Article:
The Unexpected Success of the 2021 San Francisco Walk for Life
In a time of division unseen since the Civil War, most Americans can agree on one thing: the past year has been chaos. Whether it be the virus, the lockdowns, the burning of cities, the election confusion, or the storming of the Capitol, no one has been spared this period of unprecedented disorder.
Even the pro-life movement, which is historically one of the most dedicated activist blocs, suffered from the crisis. For example, take the cancellation of the annual March for Life in Washington D.C. and its many sister events across the nation.
However, many pro-lifers found ways to circumvent cancellations by holding “drive-by” processions or other workarounds. One big surprise was how California pro-lifers, unlike their counterparts in more conservative areas, managed to pull off the annual San Francisco Walk for Life in a “business as usual” fashion.
Naturally, attendance was not as high as under normal circumstances. Nevertheless, thousands still rallied together on January 23 to defend the unborn. Only a few changes needed to be made to the annual schedule to accommodate local regulations.
The crowd followed its usual path through the downtown from the city hall to the famous Embarcadero. Attending the Walk were religious, priests in cassocks and clerics, students from local Catholic universities, families and others. The Walk was honored by the presence of Archbishop Salvatore Cordileone. He made waves with his recent vocal opposition to the draconian restrictions against the Church and his response to the vile attacks on Saint Junipero Serra’s legacy.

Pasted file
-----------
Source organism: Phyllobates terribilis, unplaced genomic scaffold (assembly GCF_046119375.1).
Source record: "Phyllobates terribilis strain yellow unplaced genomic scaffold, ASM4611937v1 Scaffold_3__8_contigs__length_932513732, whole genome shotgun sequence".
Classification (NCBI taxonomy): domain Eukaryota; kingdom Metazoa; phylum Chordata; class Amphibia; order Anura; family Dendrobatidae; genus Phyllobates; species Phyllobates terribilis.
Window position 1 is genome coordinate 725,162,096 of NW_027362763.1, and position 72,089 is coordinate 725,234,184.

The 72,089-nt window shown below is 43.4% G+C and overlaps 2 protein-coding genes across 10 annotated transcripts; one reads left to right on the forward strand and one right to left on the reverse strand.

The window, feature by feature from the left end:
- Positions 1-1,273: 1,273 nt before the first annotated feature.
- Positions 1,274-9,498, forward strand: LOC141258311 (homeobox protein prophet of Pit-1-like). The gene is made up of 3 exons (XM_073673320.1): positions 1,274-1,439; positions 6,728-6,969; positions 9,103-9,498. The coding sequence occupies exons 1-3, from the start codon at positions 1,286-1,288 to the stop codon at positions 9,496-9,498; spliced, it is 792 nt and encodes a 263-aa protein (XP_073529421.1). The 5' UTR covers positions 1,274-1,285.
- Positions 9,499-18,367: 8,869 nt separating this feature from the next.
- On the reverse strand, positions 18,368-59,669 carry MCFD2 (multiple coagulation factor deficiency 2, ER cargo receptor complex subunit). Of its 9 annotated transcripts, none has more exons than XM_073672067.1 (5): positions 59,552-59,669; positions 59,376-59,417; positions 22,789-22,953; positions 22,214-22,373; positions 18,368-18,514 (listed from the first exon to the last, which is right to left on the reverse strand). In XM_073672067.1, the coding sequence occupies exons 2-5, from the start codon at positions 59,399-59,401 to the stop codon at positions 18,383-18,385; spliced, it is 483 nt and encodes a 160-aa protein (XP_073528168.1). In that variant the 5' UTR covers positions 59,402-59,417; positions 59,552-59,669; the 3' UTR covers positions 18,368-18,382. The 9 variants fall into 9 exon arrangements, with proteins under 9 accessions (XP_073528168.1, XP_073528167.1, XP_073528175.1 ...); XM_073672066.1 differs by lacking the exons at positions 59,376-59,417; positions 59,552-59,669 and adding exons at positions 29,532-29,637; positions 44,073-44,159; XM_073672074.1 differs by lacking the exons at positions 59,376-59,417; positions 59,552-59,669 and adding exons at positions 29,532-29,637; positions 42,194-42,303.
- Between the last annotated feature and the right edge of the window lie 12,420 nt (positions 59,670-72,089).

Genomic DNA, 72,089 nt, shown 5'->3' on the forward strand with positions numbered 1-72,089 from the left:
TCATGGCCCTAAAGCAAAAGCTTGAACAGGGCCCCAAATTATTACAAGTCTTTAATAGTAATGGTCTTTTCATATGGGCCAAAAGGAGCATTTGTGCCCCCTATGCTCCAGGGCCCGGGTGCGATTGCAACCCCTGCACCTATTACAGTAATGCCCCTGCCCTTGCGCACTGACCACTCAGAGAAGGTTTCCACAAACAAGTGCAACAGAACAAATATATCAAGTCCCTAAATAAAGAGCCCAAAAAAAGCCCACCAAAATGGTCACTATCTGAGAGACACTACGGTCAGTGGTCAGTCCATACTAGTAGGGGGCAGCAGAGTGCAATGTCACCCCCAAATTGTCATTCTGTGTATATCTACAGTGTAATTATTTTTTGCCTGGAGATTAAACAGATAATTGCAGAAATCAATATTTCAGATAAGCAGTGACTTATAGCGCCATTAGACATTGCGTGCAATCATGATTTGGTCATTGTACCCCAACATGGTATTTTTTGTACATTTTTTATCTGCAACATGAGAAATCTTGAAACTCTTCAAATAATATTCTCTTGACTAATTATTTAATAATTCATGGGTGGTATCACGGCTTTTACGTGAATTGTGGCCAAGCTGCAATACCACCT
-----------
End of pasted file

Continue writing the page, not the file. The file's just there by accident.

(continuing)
The American Society for the Defense of Tradition, Family and Property (TFP) and its America Needs Fatima campaign were represented by a sizable contingent of members and supporters. With their emblematic red standards and capes, they handed out fliers with the TFP’s annual pro-life statement. Their banner with an image of Our Lord read, “Confidence! I have overcome the world!”
Several religious orders were unable to attend the Walk, but celebrated liturgies and offered other prayers for the event’s success. The local Dominicans, for example, held an all-night Eucharistic adoration just before the event.
Despite the city’s chaotic climate of chaos and occasional jeers, the atmosphere was one of prayer and joyful combativeness. Some groups of people pray the Rosary loudly in Latin.
The event was a great success because it proved that Californians are willing to fight despite the odds. May the Walk for Life this year inspire hope for all those fighting for the good. The event was a clear sign that the battle for California’s future is far from over.
Saints Francis and Junipero Serra, pray for us!